June 10, 2014 by Barry Parkin, Chairman WCF

Two years ago, at the CHOCOVISION conference, I had the opportunity to talk about the tremendous challenges the industry is facing when it comes to making cocoa more sustainable. At that time, a challenge was issued – can the sector come together to work in a cooperative manner to put farmers first?  

We knew that the solution to the problems facing farmers and the industry as a whole is to increase farmer productivity so that they can increase their wages, invest in their families, and improve the quality of life for them and their families.  And we also knew that the industry has the knowledge and the ability to help farmers triple their yield, a key component to increasing their productivity.  But what we didn’t know is if we could impart this knowledge at the scale we need to have the impact that is necessary.  Reaching millions of cocoa farmers around the world would require more than just the efforts of one company, it would entail a sector-wide initiative.

Two years have passed, and I am once again speaking at the CHOCOVISION conference.  While many of the same sustainability challenges remain, this year I can report on the tremendous progress the industry is making in working together.  The CocoaAction strategy that Mars Chocolate and 11 other companies support is one important answer to the challenge issued a few years ago.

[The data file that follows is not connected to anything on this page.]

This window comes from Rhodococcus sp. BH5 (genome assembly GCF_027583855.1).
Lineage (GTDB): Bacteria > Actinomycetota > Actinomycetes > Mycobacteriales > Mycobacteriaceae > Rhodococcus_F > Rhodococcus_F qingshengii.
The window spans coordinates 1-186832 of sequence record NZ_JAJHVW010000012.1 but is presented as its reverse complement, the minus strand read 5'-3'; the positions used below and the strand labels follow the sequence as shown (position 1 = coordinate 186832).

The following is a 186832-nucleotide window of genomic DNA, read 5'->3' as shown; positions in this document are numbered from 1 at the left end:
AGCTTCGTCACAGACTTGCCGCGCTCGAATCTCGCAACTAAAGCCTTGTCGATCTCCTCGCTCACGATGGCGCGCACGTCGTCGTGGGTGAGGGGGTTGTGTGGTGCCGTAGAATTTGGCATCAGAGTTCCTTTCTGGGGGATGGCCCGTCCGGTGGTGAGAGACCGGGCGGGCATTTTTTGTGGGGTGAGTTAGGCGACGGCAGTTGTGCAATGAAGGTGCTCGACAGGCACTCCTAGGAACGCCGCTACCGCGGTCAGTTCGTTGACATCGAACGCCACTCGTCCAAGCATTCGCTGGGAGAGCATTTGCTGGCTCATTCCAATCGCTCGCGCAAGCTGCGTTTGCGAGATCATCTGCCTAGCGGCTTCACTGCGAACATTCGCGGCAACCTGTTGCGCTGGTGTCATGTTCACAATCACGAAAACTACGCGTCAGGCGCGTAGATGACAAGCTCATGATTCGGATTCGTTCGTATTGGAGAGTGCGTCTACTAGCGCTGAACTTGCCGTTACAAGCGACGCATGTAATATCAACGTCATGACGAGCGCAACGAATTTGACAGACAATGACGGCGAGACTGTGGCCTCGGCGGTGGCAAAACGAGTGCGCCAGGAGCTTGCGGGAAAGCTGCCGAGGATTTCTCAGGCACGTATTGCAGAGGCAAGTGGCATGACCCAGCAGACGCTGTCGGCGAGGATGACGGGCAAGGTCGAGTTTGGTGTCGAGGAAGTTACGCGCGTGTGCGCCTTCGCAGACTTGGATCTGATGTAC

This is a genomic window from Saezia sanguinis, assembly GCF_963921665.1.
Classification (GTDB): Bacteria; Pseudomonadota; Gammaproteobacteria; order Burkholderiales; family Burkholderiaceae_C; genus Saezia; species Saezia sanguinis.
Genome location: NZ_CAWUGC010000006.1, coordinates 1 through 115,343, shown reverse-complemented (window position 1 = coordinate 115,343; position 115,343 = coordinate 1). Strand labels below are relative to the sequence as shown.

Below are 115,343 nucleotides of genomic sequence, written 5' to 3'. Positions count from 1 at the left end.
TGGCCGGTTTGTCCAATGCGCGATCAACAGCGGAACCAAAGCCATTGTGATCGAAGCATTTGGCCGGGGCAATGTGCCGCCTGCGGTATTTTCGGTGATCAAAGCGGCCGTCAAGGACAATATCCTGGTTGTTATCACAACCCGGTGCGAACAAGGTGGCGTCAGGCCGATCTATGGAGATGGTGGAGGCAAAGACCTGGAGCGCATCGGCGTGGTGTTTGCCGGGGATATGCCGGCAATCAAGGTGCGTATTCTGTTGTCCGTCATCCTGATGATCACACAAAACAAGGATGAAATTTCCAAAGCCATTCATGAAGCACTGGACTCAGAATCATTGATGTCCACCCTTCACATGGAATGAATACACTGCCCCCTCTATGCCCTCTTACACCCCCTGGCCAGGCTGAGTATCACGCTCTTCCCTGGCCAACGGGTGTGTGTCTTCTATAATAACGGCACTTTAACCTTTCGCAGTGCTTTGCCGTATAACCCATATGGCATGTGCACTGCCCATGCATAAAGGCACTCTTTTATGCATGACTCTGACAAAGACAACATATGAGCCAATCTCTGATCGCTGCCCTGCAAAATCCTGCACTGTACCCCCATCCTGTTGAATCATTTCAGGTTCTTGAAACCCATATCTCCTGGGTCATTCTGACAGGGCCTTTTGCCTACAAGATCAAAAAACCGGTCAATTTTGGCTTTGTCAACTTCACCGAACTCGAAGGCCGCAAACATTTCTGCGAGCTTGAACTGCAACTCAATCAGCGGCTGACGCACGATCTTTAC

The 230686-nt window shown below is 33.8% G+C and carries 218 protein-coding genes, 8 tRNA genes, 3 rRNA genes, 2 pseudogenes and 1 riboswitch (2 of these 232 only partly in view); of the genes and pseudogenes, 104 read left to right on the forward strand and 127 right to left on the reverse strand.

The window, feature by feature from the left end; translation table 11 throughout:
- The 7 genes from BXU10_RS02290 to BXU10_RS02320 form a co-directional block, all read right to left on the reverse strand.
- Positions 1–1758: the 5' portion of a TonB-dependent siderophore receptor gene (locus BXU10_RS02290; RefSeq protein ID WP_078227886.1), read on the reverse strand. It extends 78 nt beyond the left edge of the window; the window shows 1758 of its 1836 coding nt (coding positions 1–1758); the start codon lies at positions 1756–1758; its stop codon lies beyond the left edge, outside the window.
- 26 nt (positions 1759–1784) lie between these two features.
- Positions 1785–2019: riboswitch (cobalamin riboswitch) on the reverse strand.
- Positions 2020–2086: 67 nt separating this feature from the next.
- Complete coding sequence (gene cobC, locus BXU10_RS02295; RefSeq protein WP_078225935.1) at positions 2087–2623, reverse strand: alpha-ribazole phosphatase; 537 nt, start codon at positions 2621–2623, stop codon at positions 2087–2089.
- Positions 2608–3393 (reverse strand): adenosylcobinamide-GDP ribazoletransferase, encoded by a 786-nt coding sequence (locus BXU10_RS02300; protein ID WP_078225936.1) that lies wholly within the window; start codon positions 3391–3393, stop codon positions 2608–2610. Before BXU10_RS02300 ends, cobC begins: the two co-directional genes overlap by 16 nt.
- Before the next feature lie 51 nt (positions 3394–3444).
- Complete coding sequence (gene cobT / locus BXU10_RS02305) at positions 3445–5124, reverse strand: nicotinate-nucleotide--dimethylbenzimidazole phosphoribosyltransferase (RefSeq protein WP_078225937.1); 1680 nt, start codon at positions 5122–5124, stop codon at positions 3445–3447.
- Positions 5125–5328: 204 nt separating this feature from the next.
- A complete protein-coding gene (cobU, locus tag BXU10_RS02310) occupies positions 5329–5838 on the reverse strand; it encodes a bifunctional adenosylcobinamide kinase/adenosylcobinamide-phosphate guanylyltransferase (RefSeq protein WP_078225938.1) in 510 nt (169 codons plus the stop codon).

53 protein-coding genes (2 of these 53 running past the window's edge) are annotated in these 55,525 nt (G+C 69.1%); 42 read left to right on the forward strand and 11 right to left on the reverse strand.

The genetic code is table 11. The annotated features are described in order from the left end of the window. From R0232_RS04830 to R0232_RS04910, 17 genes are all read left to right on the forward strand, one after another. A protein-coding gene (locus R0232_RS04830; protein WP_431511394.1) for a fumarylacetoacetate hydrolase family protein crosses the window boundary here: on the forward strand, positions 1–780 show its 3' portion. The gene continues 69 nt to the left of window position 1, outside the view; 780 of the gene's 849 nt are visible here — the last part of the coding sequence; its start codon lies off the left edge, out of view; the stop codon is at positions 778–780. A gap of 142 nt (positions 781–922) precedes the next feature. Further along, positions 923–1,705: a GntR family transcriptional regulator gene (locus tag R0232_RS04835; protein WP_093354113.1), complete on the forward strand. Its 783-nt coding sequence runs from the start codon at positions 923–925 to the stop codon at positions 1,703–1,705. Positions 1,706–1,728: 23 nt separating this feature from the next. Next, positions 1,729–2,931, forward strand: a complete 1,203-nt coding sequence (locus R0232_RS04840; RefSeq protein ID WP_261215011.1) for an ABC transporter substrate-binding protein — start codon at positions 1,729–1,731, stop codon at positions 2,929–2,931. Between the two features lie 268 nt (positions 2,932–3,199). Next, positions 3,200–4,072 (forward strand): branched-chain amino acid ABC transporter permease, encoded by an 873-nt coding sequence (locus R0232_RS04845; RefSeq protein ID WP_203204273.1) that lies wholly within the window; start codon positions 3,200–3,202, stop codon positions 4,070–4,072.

Created under the auspices of the World Cocoa Foundation (WCF), the CocoaAction strategy is focused on specific, collaborative measures to increase productivity and support community development for at least 300,000 farmers in Africa by 2020. The WCF has secured voluntary industry commitments that will align private sector efforts on a non-competitive basis to ensure the cocoa production system in West Africa is developed at scale. The strategy will first be implemented for farmers in Côte d’Ivoire and Ghana, whose governments have formally endorsed the plan, and will later be extended to other cocoa producing countries.  Participating companies include ADM; Armajaro; Barry Callebaut; Blommer Chocolate Company; Cargill; Ecom; Ferrero; The Hershey Company; Mars, Incorporated; Mondelēz International; Nestlé; and Olam International Ltd.

The CocoaAction strategy is an important moment for the chocolate industry and we should rightly be pleased that we are coming together in this uncommon collaboration to put farmers first.  But there is a lot more to be done – as I will tell my colleagues, “now, let’s get to work!”


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